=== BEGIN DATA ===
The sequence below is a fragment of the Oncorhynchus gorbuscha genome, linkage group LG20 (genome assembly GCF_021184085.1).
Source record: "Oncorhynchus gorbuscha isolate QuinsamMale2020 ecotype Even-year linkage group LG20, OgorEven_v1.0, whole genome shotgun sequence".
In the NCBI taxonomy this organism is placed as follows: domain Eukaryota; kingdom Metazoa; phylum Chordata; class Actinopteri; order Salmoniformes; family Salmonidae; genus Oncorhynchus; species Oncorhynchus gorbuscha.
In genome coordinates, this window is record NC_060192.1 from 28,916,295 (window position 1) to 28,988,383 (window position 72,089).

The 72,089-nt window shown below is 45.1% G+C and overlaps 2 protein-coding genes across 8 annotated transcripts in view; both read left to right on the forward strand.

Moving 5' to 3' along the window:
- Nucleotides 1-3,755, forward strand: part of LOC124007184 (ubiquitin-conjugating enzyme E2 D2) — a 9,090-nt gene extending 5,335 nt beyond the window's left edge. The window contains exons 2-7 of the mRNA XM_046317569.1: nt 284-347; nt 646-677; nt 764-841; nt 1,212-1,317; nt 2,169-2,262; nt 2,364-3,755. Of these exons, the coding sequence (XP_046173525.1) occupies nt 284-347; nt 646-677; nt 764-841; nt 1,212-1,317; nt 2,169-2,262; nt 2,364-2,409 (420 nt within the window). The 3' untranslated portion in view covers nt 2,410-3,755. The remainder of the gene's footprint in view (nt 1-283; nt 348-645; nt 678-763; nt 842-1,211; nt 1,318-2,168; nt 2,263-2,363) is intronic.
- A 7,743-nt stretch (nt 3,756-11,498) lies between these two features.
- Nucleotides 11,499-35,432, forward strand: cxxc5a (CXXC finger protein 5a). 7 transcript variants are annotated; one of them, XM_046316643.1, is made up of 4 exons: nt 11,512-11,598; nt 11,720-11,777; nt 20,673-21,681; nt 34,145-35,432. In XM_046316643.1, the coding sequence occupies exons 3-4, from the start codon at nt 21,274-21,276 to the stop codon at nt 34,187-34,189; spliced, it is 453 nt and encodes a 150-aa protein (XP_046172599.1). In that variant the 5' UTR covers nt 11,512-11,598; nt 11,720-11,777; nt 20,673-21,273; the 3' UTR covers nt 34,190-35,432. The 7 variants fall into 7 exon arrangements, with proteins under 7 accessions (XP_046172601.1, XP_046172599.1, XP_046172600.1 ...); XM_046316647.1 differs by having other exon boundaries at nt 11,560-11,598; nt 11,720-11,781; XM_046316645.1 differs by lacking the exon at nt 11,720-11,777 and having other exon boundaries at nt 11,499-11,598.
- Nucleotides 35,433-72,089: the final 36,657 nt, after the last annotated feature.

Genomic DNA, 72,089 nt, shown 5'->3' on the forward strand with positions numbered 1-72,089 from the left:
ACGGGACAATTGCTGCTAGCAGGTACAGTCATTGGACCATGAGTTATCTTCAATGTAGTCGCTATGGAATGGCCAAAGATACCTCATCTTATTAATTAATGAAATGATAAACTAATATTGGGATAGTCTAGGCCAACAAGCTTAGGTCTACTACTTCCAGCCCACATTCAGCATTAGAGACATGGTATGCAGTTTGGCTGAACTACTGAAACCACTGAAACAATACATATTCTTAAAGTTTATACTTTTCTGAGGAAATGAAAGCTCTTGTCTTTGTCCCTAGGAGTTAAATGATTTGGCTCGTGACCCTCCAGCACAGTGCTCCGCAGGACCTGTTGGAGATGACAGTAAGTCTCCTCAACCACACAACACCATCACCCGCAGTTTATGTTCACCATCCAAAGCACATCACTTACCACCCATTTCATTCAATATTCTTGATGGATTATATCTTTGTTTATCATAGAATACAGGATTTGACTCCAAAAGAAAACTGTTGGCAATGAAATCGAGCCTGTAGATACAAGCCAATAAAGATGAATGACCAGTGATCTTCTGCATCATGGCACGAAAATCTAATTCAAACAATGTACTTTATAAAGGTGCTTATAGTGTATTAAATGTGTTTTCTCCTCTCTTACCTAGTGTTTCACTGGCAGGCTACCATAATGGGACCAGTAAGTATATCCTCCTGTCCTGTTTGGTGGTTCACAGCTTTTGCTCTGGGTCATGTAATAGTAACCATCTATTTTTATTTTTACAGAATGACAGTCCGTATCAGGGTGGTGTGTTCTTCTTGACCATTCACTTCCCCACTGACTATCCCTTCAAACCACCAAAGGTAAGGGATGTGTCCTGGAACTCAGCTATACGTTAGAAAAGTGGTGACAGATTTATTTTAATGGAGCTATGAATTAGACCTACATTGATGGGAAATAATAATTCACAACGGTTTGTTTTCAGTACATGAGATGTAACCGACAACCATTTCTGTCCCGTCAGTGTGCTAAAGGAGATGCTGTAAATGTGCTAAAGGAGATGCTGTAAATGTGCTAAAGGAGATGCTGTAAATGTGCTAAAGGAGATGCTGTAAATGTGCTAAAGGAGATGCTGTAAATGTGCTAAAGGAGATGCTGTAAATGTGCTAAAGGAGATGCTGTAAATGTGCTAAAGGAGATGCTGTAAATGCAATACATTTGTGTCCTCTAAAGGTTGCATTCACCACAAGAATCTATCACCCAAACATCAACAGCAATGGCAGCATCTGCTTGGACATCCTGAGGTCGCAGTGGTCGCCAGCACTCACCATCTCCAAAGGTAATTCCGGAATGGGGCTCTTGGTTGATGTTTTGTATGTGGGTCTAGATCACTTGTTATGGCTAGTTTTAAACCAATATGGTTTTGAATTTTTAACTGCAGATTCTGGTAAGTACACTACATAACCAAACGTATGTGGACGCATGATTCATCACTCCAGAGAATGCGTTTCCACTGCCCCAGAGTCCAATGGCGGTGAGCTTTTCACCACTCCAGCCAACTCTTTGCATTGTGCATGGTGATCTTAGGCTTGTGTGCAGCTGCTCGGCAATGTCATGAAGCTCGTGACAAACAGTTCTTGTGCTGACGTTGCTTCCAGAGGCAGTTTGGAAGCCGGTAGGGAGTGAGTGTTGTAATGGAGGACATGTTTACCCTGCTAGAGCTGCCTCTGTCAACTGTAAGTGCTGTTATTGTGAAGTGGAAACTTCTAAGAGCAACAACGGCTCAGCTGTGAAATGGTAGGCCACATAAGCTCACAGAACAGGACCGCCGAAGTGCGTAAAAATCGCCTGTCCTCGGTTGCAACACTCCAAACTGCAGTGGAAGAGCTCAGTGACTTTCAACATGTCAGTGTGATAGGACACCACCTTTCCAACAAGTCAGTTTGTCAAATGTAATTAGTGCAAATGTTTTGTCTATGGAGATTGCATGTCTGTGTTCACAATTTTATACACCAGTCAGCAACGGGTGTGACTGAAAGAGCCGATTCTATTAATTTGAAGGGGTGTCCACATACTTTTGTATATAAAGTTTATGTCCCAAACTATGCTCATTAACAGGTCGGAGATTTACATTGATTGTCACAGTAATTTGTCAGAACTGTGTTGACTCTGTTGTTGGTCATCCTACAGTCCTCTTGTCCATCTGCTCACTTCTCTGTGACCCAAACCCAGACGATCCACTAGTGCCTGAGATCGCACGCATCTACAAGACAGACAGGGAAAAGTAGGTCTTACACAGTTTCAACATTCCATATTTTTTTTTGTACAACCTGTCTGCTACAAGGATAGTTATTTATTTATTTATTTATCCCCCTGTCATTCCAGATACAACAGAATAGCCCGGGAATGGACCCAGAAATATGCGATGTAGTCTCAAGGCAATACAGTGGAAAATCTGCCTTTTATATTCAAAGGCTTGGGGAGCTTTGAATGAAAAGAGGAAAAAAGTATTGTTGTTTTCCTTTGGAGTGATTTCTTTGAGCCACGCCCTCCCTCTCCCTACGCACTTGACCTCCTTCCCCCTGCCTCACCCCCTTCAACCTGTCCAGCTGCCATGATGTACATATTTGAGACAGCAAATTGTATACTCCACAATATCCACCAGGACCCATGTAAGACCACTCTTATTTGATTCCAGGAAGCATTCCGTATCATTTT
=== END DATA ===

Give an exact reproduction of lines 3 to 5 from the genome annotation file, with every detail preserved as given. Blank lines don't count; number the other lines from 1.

In the NCBI taxonomy this organism is placed as follows: domain Eukaryota; kingdom Metazoa; phylum Chordata; class Actinopteri; order Salmoniformes; family Salmonidae; genus Oncorhynchus; species Oncorhynchus gorbuscha.
In genome coordinates, this window is record NC_060192.1 from 28,916,295 (window position 1) to 28,988,383 (window position 72,089).

The 72,089-nt window shown below is 45.1% G+C and overlaps 2 protein-coding genes across 8 annotated transcripts in view; both read left to right on the forward strand.